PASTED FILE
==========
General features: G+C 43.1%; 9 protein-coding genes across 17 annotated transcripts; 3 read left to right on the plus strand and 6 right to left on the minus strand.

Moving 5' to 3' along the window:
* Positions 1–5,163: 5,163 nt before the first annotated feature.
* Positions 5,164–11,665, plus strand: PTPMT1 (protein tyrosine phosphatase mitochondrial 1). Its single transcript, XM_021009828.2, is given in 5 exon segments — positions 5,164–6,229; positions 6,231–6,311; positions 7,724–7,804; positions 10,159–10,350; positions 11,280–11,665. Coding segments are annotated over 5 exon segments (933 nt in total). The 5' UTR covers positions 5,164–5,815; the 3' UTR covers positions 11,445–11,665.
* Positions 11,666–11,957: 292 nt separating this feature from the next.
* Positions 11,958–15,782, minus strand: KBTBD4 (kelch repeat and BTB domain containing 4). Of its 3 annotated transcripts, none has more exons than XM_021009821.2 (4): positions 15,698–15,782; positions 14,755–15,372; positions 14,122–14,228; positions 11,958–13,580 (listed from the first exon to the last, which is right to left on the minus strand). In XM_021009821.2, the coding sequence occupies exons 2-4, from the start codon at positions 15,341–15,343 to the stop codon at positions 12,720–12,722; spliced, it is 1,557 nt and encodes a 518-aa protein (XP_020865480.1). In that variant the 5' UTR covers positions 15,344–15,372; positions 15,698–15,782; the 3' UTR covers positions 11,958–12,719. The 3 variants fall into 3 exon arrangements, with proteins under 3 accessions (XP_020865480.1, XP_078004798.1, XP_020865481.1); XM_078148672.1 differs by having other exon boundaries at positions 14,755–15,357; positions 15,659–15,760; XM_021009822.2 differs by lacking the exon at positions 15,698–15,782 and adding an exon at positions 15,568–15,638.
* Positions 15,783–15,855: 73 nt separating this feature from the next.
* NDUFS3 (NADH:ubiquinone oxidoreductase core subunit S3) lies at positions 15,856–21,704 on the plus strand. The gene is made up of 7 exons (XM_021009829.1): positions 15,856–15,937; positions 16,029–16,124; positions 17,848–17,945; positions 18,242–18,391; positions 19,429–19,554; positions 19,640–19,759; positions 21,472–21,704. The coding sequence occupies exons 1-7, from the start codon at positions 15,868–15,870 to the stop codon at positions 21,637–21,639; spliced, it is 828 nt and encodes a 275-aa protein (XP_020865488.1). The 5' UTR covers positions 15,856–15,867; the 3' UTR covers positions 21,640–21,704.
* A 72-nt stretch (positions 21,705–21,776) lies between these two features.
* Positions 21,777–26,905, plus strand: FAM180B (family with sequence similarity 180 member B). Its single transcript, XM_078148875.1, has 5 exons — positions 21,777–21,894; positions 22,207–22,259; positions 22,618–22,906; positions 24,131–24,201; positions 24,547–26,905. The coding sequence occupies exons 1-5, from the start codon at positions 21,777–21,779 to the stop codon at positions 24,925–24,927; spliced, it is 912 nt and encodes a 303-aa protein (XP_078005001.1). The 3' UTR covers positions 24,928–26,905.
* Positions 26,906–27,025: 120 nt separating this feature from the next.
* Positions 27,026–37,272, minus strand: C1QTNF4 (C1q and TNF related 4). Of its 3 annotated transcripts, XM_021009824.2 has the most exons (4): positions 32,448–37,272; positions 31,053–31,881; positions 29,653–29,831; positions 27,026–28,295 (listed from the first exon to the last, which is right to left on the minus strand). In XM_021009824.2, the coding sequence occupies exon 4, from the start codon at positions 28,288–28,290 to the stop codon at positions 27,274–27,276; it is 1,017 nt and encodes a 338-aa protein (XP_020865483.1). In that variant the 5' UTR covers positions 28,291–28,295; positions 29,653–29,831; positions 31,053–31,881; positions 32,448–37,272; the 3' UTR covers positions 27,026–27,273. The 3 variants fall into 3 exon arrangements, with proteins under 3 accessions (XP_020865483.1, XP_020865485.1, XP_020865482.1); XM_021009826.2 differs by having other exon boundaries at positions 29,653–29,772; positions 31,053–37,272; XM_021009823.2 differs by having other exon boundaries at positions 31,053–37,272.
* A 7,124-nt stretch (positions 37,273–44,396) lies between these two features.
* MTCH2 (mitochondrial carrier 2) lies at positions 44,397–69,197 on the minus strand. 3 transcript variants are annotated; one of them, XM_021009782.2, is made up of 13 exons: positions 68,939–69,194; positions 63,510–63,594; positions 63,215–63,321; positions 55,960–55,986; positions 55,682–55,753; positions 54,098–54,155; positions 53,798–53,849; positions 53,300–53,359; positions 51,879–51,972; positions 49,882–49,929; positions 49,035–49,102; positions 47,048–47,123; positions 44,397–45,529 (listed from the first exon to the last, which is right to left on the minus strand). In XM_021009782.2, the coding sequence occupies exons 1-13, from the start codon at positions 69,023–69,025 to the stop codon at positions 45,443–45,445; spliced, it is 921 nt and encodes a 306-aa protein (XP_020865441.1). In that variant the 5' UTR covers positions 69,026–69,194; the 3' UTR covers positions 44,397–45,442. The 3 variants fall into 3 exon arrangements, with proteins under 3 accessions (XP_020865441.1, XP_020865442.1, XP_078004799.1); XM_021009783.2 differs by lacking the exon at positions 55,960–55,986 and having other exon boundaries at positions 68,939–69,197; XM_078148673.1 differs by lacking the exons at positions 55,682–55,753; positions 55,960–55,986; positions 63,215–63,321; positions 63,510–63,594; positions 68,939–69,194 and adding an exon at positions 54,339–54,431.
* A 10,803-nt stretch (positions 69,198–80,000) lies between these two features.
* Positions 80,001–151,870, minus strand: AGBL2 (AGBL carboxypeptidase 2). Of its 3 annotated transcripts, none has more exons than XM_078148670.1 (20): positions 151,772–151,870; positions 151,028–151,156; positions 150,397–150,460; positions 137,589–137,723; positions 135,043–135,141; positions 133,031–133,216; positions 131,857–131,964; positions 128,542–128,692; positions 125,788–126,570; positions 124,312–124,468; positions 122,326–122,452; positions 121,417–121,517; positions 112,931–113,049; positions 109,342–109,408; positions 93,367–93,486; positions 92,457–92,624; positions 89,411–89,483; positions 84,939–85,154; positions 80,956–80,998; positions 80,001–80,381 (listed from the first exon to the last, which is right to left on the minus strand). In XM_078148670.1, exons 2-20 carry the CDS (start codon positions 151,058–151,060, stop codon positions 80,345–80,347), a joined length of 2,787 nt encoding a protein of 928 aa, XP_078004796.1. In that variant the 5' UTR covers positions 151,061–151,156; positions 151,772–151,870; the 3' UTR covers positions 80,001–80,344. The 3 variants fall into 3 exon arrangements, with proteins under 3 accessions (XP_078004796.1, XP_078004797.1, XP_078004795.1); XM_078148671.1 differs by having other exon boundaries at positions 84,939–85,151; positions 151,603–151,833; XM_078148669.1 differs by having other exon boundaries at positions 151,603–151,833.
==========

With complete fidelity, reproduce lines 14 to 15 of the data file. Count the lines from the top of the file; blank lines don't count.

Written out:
* MTCH2 (mitochondrial carrier 2) lies at positions 44,397–69,197 on the minus strand. 3 transcript variants are annotated; one of them, XM_021009782.2, is made up of 13 exons: positions 68,939–69,194; positions 63,510–63,594; positions 63,215–63,321; positions 55,960–55,986; positions 55,682–55,753; positions 54,098–54,155; positions 53,798–53,849; positions 53,300–53,359; positions 51,879–51,972; positions 49,882–49,929; positions 49,035–49,102; positions 47,048–47,123; positions 44,397–45,529 (listed from the first exon to the last, which is right to left on the minus strand). In XM_021009782.2, the coding sequence occupies exons 1-13, from the start codon at positions 69,023–69,025 to the stop codon at positions 45,443–45,445; spliced, it is 921 nt and encodes a 306-aa protein (XP_020865441.1). In that variant the 5' UTR covers positions 69,026–69,194; the 3' UTR covers positions 44,397–45,442. The 3 variants fall into 3 exon arrangements, with proteins under 3 accessions (XP_020865441.1, XP_020865442.1, XP_078004799.1); XM_021009783.2 differs by lacking the exon at positions 55,960–55,986 and having other exon boundaries at positions 68,939–69,197; XM_078148673.1 differs by lacking the exons at positions 55,682–55,753; positions 55,960–55,986; positions 63,215–63,321; positions 63,510–63,594; positions 68,939–69,194 and adding an exon at positions 54,339–54,431.
* A 10,803-nt stretch (positions 69,198–80,000) lies between these two features.